I feel the exact same way you do about the deer population. Hunting is necessary, good heavens, there are so many car-deer accidents around here as it is; if they stopped hunting, I know it would be disastrous. Every cedar tree I planted out in the back eight have had their bark rubbed off, and I've seen the biggest culprit, a huge buck.

Yesterday was our last day of the gun deer season (though black powder starts this week and bow hunting continues) so I can feel a little safer out in the yard. Don your blaze orange, dear Lona, you don't want to be mistaken for a whitetail!

paddysdaughter said...

It looks like your garden is splendid too - I love those Echinacaea, I have a red and a pink one, but have not seen ones like those in Australia yet. You also have several of the same roses that I grow - but your garden looks a whole lot tidier than mine!! Thanks for visiting the blog, and hope you come again.

Lona said...

Alistair: You have so many other plants that grow so well in your garden the Echinacea's will not be missed.

FLowerLady: You have a wonderful Holiday season too!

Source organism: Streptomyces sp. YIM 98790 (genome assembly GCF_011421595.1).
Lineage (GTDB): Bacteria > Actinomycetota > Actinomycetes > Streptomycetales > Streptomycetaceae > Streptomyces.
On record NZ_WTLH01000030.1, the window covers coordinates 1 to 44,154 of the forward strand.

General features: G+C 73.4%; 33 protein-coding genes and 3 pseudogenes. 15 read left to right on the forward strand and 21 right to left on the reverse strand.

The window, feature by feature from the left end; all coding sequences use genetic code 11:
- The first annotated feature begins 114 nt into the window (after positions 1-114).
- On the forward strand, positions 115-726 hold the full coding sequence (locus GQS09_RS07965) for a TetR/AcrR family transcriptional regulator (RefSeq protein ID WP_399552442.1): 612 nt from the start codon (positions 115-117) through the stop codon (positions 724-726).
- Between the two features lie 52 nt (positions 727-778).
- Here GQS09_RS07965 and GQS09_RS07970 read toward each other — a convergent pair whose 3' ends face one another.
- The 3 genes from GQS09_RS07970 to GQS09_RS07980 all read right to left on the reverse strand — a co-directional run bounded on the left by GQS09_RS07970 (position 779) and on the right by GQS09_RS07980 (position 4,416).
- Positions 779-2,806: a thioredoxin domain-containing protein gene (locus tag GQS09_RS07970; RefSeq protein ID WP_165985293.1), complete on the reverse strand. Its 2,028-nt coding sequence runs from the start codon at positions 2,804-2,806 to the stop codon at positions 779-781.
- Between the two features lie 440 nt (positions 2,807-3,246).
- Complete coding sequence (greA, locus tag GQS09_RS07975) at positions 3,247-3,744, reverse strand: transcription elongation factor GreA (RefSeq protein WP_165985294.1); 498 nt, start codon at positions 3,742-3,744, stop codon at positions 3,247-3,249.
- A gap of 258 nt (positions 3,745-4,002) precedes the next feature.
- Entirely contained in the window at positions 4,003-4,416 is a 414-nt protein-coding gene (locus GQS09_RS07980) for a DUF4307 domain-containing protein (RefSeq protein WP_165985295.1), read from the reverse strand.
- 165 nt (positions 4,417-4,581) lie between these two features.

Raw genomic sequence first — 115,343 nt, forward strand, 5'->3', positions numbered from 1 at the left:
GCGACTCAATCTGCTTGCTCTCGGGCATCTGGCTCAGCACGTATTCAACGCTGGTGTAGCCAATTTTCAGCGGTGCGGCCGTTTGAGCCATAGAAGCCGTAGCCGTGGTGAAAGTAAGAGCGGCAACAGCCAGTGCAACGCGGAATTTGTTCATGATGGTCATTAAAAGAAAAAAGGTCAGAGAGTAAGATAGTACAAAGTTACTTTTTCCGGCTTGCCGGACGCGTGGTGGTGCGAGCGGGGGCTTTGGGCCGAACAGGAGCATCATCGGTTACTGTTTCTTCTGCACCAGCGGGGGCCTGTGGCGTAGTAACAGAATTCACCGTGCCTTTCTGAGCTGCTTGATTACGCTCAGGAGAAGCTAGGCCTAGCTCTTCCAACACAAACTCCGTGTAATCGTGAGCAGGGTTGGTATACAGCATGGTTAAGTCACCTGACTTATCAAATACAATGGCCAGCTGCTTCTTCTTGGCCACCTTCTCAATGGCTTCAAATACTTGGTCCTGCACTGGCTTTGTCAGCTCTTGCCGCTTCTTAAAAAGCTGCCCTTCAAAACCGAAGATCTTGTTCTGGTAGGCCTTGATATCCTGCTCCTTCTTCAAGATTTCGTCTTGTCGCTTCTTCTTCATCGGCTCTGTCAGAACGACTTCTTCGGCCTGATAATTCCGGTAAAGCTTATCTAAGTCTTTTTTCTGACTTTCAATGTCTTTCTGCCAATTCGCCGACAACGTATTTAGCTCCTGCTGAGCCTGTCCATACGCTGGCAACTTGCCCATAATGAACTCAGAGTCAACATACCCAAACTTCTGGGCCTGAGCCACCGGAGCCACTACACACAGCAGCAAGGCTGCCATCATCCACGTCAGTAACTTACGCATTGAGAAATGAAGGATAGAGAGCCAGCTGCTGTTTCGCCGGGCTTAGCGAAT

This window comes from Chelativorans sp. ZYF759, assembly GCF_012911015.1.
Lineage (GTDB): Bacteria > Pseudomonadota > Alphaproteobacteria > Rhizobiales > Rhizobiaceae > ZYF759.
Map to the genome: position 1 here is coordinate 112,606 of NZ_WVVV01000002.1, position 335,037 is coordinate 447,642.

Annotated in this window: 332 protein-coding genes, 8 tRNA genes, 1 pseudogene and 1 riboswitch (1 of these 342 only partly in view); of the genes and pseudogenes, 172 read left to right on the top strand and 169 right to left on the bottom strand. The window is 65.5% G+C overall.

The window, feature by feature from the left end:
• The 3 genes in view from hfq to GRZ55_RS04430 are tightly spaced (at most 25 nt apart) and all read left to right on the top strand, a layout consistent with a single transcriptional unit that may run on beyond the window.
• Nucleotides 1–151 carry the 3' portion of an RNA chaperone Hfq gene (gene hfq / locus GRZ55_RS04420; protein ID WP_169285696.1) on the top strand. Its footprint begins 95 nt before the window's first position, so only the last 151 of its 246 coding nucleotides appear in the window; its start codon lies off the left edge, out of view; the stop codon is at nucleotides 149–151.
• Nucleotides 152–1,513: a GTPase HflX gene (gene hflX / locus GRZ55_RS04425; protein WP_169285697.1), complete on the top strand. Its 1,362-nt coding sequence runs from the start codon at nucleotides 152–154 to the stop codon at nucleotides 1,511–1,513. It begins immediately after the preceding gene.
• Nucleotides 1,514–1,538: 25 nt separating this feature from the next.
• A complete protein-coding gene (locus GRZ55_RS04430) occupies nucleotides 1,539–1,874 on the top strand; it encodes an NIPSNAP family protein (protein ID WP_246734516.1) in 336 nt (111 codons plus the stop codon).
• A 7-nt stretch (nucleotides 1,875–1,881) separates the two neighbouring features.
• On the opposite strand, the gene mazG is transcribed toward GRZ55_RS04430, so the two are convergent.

Grace: I do not believe in killing them just to be killing for trophies either like you. I do not know about the tourist hunters than come in but around here they are eaten or donated to food banks.

Karen: I hope they didn't kill my little mimosa tree.They are pretty tough so should be fine.
You are so right! Those waterfalls are booming again. I hope the rains do not tear back up from where they repaired them from the flash flooding.

PaddysDaughter: I loved visiting your garden. Thanks for dropping by.

The Dog Blog said...

Llona the echinacea are stunning. Catharine Howards Garden Blog masquerading under canine alias.

Kate/High Altitude Gardening said...

Oh, that's a beauty. Lovely hot color for the street garden. Must have one! Hunting... well, I understand that we have too many deer, but I get frustrated with the fact that I can't ride my horses this time of year. Because some drunk hunter will shoot me. I mean... seriously. You can't tell the diff between a deer and me and my horse?? (That's my rant for today.)